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Let $a_n$, $b_n$ be two series, such that for every $\epsilon>0$ exists an natural N such that for every $n,m>N$ $|a_n-b_m|<\epsilon$ . Prove that both series converge and to the same limit.

I've been trying to show that they are both Cauchy sequences with the triangle inequality, but it doesn't seem to work. I think I know how to show the converge to the same limit but that only works assuming they both converge which I haven't managed to do. Any help would be appreciated.

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  • $\begingroup$ At which point are you stuck when trying to show that they are cauchy? For $|a_n-a_m|$ just insert $b_m-b_m$ and see what happens $\endgroup$ – Jonas Lenz Dec 2 '17 at 21:28
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Let $\epsilon > 0$. There is a $N \in \mathbb N$, such that for all $n, m \geq N$ we have $$ |a_n - b_m| < \frac{\epsilon}{2} \; . $$ Using the triangle inequality, we get that for all $n, m \geq N$ we have $$ |a_n - a_m| \leq |a_n - b_N| + |b_N - a_m| < \frac{\epsilon}{2} + \frac{\epsilon}{2} = \epsilon \; , $$ so $(a_n)_n$ is Cauchy. We can use the same argument to show that $(b_n)_n$ is Cauchy. Now we know that these two sequences converge, so there is a limit $a$ for the sequence $(a_n)_n$ and a limit $b$ for the sequence $(b_n)_n$. We need to show, that $a = b$. Let's do that by using a contradiction argument. So assume that $a \neq b$, and let $\epsilon := |a-b| > 0$. There exists a $N \in \mathbb N$, such that for each $n, m \geq N$, the following three conditions hold: $$ \begin{align*} |a - a_n| &< \frac{\epsilon}{3} \; ,\\ |b - b_m| &< \frac{\epsilon}{3} \; ,\\ |a_n - b_m| &< \frac{\epsilon}{3} \; . \end{align*} $$ By using the triangle inequality two times, we get $$ \epsilon = |a - b| \leq |a-a_N| + |a_N - b_N| + |b_N - b| < \epsilon \; , $$ which is a contradiction, so we deduce that $a = b$.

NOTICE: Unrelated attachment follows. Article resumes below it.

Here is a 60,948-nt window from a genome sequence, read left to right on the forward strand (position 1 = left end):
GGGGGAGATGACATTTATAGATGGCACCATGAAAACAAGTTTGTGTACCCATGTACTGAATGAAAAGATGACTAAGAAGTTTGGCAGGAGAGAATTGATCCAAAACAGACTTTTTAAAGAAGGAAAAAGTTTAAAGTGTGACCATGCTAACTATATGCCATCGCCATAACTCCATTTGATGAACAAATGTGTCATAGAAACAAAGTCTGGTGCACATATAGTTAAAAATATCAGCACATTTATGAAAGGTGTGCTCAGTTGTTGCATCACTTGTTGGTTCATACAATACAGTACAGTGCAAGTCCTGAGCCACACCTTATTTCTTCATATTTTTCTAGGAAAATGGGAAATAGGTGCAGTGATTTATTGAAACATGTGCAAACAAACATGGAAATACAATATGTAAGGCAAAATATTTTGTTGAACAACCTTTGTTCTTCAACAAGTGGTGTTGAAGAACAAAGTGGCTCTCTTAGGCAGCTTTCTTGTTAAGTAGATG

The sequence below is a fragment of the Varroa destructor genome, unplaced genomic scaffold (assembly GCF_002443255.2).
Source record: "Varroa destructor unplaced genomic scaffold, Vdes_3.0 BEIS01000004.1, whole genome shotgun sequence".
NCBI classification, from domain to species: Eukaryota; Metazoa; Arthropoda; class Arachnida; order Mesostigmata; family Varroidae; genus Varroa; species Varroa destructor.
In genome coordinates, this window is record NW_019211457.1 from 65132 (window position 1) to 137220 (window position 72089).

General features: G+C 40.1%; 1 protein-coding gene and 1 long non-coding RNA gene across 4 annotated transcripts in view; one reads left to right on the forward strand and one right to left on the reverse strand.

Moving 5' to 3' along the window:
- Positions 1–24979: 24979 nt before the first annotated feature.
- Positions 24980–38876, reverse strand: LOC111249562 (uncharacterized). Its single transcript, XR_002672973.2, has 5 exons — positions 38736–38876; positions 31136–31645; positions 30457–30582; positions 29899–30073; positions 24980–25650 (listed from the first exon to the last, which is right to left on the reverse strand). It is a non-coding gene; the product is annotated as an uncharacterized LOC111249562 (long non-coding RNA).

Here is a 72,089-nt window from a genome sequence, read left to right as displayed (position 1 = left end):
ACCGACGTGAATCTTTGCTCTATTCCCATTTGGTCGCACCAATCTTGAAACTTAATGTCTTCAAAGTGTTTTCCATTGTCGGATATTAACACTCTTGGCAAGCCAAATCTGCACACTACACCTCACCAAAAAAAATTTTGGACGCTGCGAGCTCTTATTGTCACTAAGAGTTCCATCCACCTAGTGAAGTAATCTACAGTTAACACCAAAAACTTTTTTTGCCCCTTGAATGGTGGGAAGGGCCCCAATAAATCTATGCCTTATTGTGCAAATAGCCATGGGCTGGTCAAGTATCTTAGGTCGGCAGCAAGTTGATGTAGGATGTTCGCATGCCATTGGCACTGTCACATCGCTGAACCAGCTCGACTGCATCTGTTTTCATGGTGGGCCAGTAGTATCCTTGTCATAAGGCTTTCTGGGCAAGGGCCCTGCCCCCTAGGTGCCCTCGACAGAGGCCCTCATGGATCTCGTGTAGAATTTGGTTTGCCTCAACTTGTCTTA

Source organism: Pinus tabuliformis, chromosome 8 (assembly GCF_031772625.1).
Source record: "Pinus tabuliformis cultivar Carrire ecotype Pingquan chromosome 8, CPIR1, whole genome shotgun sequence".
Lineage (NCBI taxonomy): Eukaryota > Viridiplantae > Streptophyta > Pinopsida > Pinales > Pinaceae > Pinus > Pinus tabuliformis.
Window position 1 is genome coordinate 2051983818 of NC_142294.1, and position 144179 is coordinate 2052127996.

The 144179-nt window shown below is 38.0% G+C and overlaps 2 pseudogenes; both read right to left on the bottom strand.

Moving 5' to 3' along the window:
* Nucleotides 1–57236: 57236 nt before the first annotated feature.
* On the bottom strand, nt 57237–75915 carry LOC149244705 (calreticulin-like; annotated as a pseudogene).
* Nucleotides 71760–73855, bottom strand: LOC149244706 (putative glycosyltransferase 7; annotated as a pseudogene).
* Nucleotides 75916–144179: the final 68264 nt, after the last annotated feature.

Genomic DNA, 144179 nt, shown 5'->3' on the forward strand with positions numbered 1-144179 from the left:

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For $\epsilon >0$, and $n, m \ge N$, take $n \ge m$ then

$\mid b_n - b_m \mid \le \mid a_n - b_n\mid + \mid a_n - b_m\mid <2\epsilon$. So, $\{b_n\}$ is cauchy. Similarly for $\{a_n\}$.

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In addition to Mr.X: Moreover, let $b$ be the limit of the sequence $(b_n)$ and we want to show $a_n \to b$. For $\varepsilon>0$ choose $N\in \mathbb{N}$ such that $|b_m-b|<\varepsilon/2$ for $m>N$ and $|a_n-b_m|<\varepsilon/2$ for all $n,m>N$. This shows the desired convergence. For $(b_n)$ the same trick applies.

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I think you are looking to show that if $b_n$ is a subsequence of $a_n$, they both converge to the same limit. If so, the proof is as follows.

let $lim_n a_n = l$ and let $\epsilon >0$ be given.

There exists some index $N \in \mathbb{N}$ such that $|{a_n-l}| < \epsilon$ for all $n\geq N$. This index $N$ will also work for the subsequence $b_n$, since if $n \geq N$ then $b_n = a_m$ for some $m \geq n \geq N$ so that $|b_n - l| = |a_m - l| < \epsilon$

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  • $\begingroup$ Why should we assume that $b_n$ is a subsequence of $a_n$? $\endgroup$ – Jonas Lenz Dec 2 '17 at 21:39

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